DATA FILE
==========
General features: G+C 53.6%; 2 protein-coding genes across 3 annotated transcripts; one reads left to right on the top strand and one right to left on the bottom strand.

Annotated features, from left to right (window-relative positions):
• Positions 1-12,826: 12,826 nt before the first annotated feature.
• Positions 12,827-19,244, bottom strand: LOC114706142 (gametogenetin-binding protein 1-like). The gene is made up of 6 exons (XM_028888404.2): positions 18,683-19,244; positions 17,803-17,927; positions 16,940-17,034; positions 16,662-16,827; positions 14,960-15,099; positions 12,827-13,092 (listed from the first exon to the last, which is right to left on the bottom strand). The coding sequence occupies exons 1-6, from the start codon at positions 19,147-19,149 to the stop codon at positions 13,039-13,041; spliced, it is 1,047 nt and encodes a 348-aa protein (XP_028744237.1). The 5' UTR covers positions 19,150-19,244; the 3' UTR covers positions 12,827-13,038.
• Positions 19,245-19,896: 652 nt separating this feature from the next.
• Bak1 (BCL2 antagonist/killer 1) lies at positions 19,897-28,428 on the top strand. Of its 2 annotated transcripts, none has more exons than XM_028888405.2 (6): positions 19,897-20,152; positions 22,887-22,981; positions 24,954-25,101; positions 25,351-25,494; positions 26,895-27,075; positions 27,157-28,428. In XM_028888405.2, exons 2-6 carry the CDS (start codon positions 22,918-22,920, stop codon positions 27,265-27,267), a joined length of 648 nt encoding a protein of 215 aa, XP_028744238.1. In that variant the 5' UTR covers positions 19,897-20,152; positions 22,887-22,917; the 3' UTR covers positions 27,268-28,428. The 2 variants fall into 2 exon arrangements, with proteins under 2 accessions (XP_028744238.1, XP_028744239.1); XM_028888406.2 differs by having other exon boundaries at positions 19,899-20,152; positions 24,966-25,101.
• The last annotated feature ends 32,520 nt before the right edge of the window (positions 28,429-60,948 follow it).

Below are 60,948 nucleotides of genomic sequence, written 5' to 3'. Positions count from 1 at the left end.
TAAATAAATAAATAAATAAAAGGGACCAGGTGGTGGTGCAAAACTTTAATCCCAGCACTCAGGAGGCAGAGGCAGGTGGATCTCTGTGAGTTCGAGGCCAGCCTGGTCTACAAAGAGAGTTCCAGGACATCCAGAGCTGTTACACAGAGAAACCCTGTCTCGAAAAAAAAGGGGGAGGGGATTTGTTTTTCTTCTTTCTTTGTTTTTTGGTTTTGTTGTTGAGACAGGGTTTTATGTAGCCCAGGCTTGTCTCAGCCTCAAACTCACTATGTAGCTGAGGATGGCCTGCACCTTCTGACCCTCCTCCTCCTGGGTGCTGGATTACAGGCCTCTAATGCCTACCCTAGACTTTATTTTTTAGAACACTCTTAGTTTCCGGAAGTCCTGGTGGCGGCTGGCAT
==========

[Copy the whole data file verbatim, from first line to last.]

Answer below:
General features: G+C 53.6%; 2 protein-coding genes across 3 annotated transcripts; one reads left to right on the top strand and one right to left on the bottom strand.

Annotated features, from left to right (window-relative positions):
• Positions 1-12,826: 12,826 nt before the first annotated feature.
• Positions 12,827-19,244, bottom strand: LOC114706142 (gametogenetin-binding protein 1-like). The gene is made up of 6 exons (XM_028888404.2): positions 18,683-19,244; positions 17,803-17,927; positions 16,940-17,034; positions 16,662-16,827; positions 14,960-15,099; positions 12,827-13,092 (listed from the first exon to the last, which is right to left on the bottom strand). The coding sequence occupies exons 1-6, from the start codon at positions 19,147-19,149 to the stop codon at positions 13,039-13,041; spliced, it is 1,047 nt and encodes a 348-aa protein (XP_028744237.1). The 5' UTR covers positions 19,150-19,244; the 3' UTR covers positions 12,827-13,038.
• Positions 19,245-19,896: 652 nt separating this feature from the next.
• Bak1 (BCL2 antagonist/killer 1) lies at positions 19,897-28,428 on the top strand. Of its 2 annotated transcripts, none has more exons than XM_028888405.2 (6): positions 19,897-20,152; positions 22,887-22,981; positions 24,954-25,101; positions 25,351-25,494; positions 26,895-27,075; positions 27,157-28,428. In XM_028888405.2, exons 2-6 carry the CDS (start codon positions 22,918-22,920, stop codon positions 27,265-27,267), a joined length of 648 nt encoding a protein of 215 aa, XP_028744238.1. In that variant the 5' UTR covers positions 19,897-20,152; positions 22,887-22,917; the 3' UTR covers positions 27,268-28,428. The 2 variants fall into 2 exon arrangements, with proteins under 2 accessions (XP_028744238.1, XP_028744239.1); XM_028888406.2 differs by having other exon boundaries at positions 19,899-20,152; positions 24,966-25,101.
• The last annotated feature ends 32,520 nt before the right edge of the window (positions 28,429-60,948 follow it).

Below are 60,948 nucleotides of genomic sequence, written 5' to 3'. Positions count from 1 at the left end.
TAAATAAATAAATAAATAAAAGGGACCAGGTGGTGGTGCAAAACTTTAATCCCAGCACTCAGGAGGCAGAGGCAGGTGGATCTCTGTGAGTTCGAGGCCAGCCTGGTCTACAAAGAGAGTTCCAGGACATCCAGAGCTGTTACACAGAGAAACCCTGTCTCGAAAAAAAAGGGGGAGGGGATTTGTTTTTCTTCTTTCTTTGTTTTTTGGTTTTGTTGTTGAGACAGGGTTTTATGTAGCCCAGGCTTGTCTCAGCCTCAAACTCACTATGTAGCTGAGGATGGCCTGCACCTTCTGACCCTCCTCCTCCTGGGTGCTGGATTACAGGCCTCTAATGCCTACCCTAGACTTTATTTTTTAGAACACTCTTAGTTTCCGGAAGTCCTGGTGGCGGCTGGCAT